21 September 2011
Proton-based transistor could control biological processes
by Kate Melville
Transistors that control electron flow are the foundation of electronic gadgets, but human bodies and all other living things send signals and perform "work" using ions or protons. Seamlessly interfacing these biologic and electronic realms could now become a reality with the development of a new type of transistor that controls proton - rather than electron - flow. The scientists at the University of Washington (UW) who built the novel semiconductor say that devices using the component could communicate directly with biological processes. They report their work in the journal Nature Communications.
In our bodies, protons activate "on" and "off" switches and are key players in biological energy transfer. Ions open and close channels in the cell membrane to pump things in and out of the cell. Animals, for example, use ions to flex their muscles and transmit brain signals. "So there's always this issue, a challenge, at the interface - how does an electronic signal translate into an ionic signal, or vice versa?" mused UW materials scientist Marco Rolandi. "We found a biomaterial that is very good at conducting protons, and allows the potential to interface with living systems."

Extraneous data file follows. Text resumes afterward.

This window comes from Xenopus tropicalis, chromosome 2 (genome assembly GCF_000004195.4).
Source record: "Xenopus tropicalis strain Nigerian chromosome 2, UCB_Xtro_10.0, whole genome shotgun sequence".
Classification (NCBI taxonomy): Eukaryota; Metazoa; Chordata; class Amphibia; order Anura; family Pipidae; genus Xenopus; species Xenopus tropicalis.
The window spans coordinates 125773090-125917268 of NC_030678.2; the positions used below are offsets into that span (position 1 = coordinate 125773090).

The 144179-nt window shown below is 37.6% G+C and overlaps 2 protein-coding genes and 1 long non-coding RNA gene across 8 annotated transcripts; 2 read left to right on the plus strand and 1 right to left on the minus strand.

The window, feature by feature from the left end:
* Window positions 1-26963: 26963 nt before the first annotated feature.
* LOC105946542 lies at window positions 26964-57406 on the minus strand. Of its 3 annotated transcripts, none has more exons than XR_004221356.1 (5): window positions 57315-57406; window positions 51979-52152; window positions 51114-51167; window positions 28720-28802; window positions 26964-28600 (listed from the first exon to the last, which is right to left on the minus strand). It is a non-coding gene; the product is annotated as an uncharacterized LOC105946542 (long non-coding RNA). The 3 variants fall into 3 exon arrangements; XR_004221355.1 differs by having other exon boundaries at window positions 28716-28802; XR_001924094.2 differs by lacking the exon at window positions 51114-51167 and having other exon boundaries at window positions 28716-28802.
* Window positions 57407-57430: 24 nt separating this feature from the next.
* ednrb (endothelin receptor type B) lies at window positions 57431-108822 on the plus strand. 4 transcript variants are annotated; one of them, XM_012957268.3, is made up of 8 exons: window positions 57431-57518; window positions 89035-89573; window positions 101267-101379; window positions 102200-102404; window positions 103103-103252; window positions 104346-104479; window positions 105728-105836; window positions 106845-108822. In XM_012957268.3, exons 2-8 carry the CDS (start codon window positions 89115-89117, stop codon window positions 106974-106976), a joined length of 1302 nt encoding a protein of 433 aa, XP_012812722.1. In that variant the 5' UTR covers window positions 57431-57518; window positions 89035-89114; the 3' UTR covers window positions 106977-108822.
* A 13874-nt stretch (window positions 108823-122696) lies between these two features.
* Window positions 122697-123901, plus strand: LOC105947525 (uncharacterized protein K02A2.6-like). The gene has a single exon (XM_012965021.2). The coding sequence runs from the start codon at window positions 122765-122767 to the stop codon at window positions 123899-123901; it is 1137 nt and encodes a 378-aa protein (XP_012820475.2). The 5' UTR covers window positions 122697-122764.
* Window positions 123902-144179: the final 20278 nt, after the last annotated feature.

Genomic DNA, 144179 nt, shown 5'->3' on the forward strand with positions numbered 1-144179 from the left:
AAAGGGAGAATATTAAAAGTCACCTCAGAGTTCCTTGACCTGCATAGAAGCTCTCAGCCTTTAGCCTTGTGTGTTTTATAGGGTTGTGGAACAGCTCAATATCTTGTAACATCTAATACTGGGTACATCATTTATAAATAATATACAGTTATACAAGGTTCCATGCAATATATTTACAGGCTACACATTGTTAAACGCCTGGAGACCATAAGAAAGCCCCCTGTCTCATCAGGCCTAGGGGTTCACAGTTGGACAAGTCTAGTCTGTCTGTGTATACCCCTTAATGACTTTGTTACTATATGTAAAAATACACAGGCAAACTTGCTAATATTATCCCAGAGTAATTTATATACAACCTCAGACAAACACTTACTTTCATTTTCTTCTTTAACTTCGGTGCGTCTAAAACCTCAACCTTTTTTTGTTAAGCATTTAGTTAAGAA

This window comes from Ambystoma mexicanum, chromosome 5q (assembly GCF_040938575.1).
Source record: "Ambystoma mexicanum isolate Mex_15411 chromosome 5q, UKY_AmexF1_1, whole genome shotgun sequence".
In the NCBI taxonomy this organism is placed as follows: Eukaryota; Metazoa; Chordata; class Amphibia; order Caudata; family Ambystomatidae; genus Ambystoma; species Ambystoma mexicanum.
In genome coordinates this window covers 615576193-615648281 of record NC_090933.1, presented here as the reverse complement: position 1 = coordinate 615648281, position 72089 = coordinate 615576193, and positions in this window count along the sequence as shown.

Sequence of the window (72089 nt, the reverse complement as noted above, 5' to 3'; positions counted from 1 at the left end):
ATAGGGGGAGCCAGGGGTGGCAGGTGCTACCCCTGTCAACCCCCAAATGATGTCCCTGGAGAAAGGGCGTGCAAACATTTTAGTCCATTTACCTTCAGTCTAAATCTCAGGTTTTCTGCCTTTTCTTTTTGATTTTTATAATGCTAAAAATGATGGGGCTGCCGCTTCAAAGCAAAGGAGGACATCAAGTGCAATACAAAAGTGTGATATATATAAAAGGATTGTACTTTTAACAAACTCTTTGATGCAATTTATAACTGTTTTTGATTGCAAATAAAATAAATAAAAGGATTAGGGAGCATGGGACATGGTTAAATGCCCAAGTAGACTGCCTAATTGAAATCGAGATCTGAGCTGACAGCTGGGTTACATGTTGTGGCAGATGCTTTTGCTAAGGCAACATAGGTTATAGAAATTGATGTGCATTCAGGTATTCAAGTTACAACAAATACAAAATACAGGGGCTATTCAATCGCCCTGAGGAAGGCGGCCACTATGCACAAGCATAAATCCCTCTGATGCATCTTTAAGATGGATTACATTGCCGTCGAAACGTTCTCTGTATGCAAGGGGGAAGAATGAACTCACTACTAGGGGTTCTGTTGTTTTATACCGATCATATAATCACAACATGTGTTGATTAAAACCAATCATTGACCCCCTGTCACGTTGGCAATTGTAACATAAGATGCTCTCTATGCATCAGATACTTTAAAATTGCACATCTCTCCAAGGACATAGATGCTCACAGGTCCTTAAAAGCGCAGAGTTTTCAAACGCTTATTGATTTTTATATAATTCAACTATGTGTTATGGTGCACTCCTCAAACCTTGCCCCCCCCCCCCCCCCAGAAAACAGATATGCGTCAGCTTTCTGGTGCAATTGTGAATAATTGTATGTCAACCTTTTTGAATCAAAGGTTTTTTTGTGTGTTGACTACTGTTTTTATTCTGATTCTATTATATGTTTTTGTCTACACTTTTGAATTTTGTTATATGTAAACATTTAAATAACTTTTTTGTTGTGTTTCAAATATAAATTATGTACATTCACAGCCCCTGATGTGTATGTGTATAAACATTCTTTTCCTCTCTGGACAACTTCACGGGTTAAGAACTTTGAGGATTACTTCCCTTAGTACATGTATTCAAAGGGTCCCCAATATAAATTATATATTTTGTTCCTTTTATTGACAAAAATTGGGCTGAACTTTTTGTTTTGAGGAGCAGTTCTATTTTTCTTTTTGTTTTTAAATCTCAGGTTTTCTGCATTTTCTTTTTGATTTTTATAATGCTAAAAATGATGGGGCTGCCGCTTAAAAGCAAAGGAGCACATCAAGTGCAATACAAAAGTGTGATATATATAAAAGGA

The biomaterial is a modified form of the compound chitosan originally extracted from squid pen (a structure that survives from when squids had shells). The material is compatible with living things, is easily manufactured, and can be recycled from crab shells and squid pen discarded by the food industry. According to the researchers, this form of chitosan works remarkably well at moving protons. The chitosan absorbs water and forms many hydrogen bonds; protons are then able to "hop" from one hydrogen bond to the next.
The prototype device developed by Rolandi and his colleagues is a field-effect transistor, a type of transistor that includes a gate, a drain and a source terminal for the current. The UW prototype is the first such device to use protons. It measures about 5 microns wide, roughly a twentieth the width of a human hair.
"In our device large bioinspired molecules can move protons, and a proton current can be switched on and off, in a way that's completely analogous to an electronic current in any other field effect transistor," Rolandi said. "We now have a protonic parallel to electronic circuitry that we actually understand rather well." The study suggests that immediate applications would likely be for direct sensing of cells in a laboratory.
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Source: University of Washington